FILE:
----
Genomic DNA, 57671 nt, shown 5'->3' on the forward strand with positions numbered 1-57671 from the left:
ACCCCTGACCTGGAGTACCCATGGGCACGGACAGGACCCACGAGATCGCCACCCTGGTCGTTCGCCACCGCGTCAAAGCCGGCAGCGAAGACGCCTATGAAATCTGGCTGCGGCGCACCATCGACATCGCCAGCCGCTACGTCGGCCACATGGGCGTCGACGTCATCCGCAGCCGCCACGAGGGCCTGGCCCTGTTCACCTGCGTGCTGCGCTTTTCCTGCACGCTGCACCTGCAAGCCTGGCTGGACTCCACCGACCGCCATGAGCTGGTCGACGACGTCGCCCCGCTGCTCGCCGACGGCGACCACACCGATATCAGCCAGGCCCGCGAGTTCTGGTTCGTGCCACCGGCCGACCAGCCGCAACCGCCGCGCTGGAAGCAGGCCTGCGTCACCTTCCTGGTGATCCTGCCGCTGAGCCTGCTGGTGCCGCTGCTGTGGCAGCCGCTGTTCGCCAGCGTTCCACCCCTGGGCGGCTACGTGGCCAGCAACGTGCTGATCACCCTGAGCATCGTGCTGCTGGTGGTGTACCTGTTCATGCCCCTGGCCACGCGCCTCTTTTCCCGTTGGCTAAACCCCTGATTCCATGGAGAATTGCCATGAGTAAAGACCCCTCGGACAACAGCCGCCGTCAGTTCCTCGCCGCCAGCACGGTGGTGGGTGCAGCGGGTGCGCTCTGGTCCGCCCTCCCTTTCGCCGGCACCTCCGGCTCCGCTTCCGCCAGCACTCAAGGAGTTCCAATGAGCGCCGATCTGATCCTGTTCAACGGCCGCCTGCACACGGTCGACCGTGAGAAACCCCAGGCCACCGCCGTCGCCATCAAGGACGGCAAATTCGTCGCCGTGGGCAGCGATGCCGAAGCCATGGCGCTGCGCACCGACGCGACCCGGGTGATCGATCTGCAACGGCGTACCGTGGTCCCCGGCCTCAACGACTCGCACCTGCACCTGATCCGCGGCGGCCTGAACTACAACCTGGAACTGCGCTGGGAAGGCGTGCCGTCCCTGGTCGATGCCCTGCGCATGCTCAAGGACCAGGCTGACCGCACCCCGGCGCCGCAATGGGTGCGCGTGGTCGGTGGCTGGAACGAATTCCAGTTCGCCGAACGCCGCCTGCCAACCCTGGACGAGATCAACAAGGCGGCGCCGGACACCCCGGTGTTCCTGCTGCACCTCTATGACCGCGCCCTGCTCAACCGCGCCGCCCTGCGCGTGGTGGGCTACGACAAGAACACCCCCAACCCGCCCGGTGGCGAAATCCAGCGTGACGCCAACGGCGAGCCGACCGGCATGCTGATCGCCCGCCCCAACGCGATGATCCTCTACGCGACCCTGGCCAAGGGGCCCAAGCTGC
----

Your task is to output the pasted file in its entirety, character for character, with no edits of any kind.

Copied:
Genomic DNA, 57671 nt, shown 5'->3' on the forward strand with positions numbered 1-57671 from the left:
ACCCCTGACCTGGAGTACCCATGGGCACGGACAGGACCCACGAGATCGCCACCCTGGTCGTTCGCCACCGCGTCAAAGCCGGCAGCGAAGACGCCTATGAAATCTGGCTGCGGCGCACCATCGACATCGCCAGCCGCTACGTCGGCCACATGGGCGTCGACGTCATCCGCAGCCGCCACGAGGGCCTGGCCCTGTTCACCTGCGTGCTGCGCTTTTCCTGCACGCTGCACCTGCAAGCCTGGCTGGACTCCACCGACCGCCATGAGCTGGTCGACGACGTCGCCCCGCTGCTCGCCGACGGCGACCACACCGATATCAGCCAGGCCCGCGAGTTCTGGTTCGTGCCACCGGCCGACCAGCCGCAACCGCCGCGCTGGAAGCAGGCCTGCGTCACCTTCCTGGTGATCCTGCCGCTGAGCCTGCTGGTGCCGCTGCTGTGGCAGCCGCTGTTCGCCAGCGTTCCACCCCTGGGCGGCTACGTGGCCAGCAACGTGCTGATCACCCTGAGCATCGTGCTGCTGGTGGTGTACCTGTTCATGCCCCTGGCCACGCGCCTCTTTTCCCGTTGGCTAAACCCCTGATTCCATGGAGAATTGCCATGAGTAAAGACCCCTCGGACAACAGCCGCCGTCAGTTCCTCGCCGCCAGCACGGTGGTGGGTGCAGCGGGTGCGCTCTGGTCCGCCCTCCCTTTCGCCGGCACCTCCGGCTCCGCTTCCGCCAGCACTCAAGGAGTTCCAATGAGCGCCGATCTGATCCTGTTCAACGGCCGCCTGCACACGGTCGACCGTGAGAAACCCCAGGCCACCGCCGTCGCCATCAAGGACGGCAAATTCGTCGCCGTGGGCAGCGATGCCGAAGCCATGGCGCTGCGCACCGACGCGACCCGGGTGATCGATCTGCAACGGCGTACCGTGGTCCCCGGCCTCAACGACTCGCACCTGCACCTGATCCGCGGCGGCCTGAACTACAACCTGGAACTGCGCTGGGAAGGCGTGCCGTCCCTGGTCGATGCCCTGCGCATGCTCAAGGACCAGGCTGACCGCACCCCGGCGCCGCAATGGGTGCGCGTGGTCGGTGGCTGGAACGAATTCCAGTTCGCCGAACGCCGCCTGCCAACCCTGGACGAGATCAACAAGGCGGCGCCGGACACCCCGGTGTTCCTGCTGCACCTCTATGACCGCGCCCTGCTCAACCGCGCCGCCCTGCGCGTGGTGGGCTACGACAAGAACACCCCCAACCCGCCCGGTGGCGAAATCCAGCGTGACGCCAACGGCGAGCCGACCGGCATGCTGATCGCCCGCCCCAACGCGATGATCCTCTACGCGACCCTGGCCAAGGGGCCCAAGCTGC